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Progressive Darkness

Moonlyght

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Album Review

The death metal/black metal field is full of bands that like to think of themselves as melodic when, in fact, their recordings are generally an exercise in brutality for the sake of brutality. There is nothing wrong with that hammer-to-the-skull approach — grindcore bands like Cannibal Corpse and Carcass can be great fun if you have a taste for the extreme — but if Cannibal Corpse's Butchered at Birth is your blueprint, at least be honest with yourself and don't insist that you sound exactly like Ronnie James Dio. That said, there are some death metal and black metal bands that are truly, genuinely melodic — bands that call themselves melodic death metal or symphonic black metal and really do value intricacy, musicality, craftsmanship and nuance. Progressive Darkness leaves no doubt that Eastern Canada's Moonlyght is such a band. This CD, which was originally released in Canada in 2002 and re-released by Escapi in 2004, has no problem combining black metal's evil-sounding vocal rasp with a strong appreciation of classic '70s and '80s power metal. The black metal rasp one expects from Cradle of Filth or Dimmu Borgir is a main ingredient of Progressive Darkness, but the melodies and harmonies show a strong awareness of Queensrÿche, King Diamond, Iron Maiden, Judas Priest and other headbangers who defined power metal back in the day. In fact, it's safe to say that if Moonlyght eliminated the raspy vocals and favored clean vocals exclusively (as opposed to having a raspy vocals/clean vocals mixture), Progressive Darkness would probably be lumped in with the power metal revival movement instead of being considered symphonic black metal. Anyone who has appreciated the blend of intricacy and aggression that has characterized At the Gates, Twilight Ophera, Age of Ruin, In Flames and Wehrwolfe will find a lot to admire on this promising debut.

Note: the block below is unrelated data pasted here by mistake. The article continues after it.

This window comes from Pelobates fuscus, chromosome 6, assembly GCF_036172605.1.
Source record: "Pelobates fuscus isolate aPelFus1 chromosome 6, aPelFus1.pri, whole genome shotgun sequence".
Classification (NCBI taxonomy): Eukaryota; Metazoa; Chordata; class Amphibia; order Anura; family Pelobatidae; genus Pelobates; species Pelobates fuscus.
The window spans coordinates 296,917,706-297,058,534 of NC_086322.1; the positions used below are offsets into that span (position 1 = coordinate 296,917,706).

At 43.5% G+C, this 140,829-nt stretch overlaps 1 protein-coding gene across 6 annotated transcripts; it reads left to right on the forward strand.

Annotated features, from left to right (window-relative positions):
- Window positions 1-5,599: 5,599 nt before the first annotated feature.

Progressive Darkness, Moonlyght
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  • 9,99 €
  • Genres: Rock, Music
  • Released: 11 May 2004

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